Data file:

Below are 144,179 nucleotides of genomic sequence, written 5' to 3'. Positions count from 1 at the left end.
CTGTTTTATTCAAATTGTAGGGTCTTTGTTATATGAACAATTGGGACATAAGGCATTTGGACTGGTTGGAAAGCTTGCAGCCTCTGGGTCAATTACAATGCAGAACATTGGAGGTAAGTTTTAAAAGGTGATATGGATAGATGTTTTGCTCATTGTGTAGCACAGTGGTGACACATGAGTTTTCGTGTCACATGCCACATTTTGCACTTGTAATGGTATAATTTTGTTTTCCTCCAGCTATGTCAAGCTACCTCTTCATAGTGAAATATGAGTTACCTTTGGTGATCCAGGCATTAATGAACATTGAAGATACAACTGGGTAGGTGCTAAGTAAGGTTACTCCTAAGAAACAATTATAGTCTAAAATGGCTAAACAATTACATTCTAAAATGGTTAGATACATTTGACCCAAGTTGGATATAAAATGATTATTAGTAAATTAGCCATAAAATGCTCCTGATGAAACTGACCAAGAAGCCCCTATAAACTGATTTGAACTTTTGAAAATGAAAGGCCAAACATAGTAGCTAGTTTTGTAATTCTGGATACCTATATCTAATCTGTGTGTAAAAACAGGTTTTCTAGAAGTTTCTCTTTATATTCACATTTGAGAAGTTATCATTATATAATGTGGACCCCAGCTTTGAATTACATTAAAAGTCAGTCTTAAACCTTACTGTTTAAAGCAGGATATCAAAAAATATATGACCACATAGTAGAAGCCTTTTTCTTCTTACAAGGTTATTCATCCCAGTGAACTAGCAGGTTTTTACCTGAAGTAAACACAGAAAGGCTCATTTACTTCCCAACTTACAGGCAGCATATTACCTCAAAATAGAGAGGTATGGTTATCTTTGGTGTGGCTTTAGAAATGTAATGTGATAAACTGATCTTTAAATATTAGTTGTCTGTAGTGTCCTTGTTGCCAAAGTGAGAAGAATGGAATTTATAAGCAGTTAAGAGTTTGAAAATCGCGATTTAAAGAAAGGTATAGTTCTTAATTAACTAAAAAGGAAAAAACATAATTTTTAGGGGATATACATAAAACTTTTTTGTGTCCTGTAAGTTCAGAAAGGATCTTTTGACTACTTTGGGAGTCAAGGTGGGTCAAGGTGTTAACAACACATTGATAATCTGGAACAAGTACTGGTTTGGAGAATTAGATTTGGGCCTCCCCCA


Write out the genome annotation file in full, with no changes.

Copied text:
Below are 144,179 nucleotides of genomic sequence, written 5' to 3'. Positions count from 1 at the left end.
CTGTTTTATTCAAATTGTAGGGTCTTTGTTATATGAACAATTGGGACATAAGGCATTTGGACTGGTTGGAAAGCTTGCAGCCTCTGGGTCAATTACAATGCAGAACATTGGAGGTAAGTTTTAAAAGGTGATATGGATAGATGTTTTGCTCATTGTGTAGCACAGTGGTGACACATGAGTTTTCGTGTCACATGCCACATTTTGCACTTGTAATGGTATAATTTTGTTTTCCTCCAGCTATGTCAAGCTACCTCTTCATAGTGAAATATGAGTTACCTTTGGTGATCCAGGCATTAATGAACATTGAAGATACAACTGGGTAGGTGCTAAGTAAGGTTACTCCTAAGAAACAATTATAGTCTAAAATGGCTAAACAATTACATTCTAAAATGGTTAGATACATTTGACCCAAGTTGGATATAAAATGATTATTAGTAAATTAGCCATAAAATGCTCCTGATGAAACTGACCAAGAAGCCCCTATAAACTGATTTGAACTTTTGAAAATGAAAGGCCAAACATAGTAGCTAGTTTTGTAATTCTGGATACCTATATCTAATCTGTGTGTAAAAACAGGTTTTCTAGAAGTTTCTCTTTATATTCACATTTGAGAAGTTATCATTATATAATGTGGACCCCAGCTTTGAATTACATTAAAAGTCAGTCTTAAACCTTACTGTTTAAAGCAGGATATCAAAAAATATATGACCACATAGTAGAAGCCTTTTTCTTCTTACAAGGTTATTCATCCCAGTGAACTAGCAGGTTTTTACCTGAAGTAAACACAGAAAGGCTCATTTACTTCCCAACTTACAGGCAGCATATTACCTCAAAATAGAGAGGTATGGTTATCTTTGGTGTGGCTTTAGAAATGTAATGTGATAAACTGATCTTTAAATATTAGTTGTCTGTAGTGTCCTTGTTGCCAAAGTGAGAAGAATGGAATTTATAAGCAGTTAAGAGTTTGAAAATCGCGATTTAAAGAAAGGTATAGTTCTTAATTAACTAAAAAGGAAAAAACATAATTTTTAGGGGATATACATAAAACTTTTTTGTGTCCTGTAAGTTCAGAAAGGATCTTTTGACTACTTTGGGAGTCAAGGTGGGTCAAGGTGTTAACAACACATTGATAATCTGGAACAAGTACTGGTTTGGAGAATTAGATTTGGGCCTCCCCCA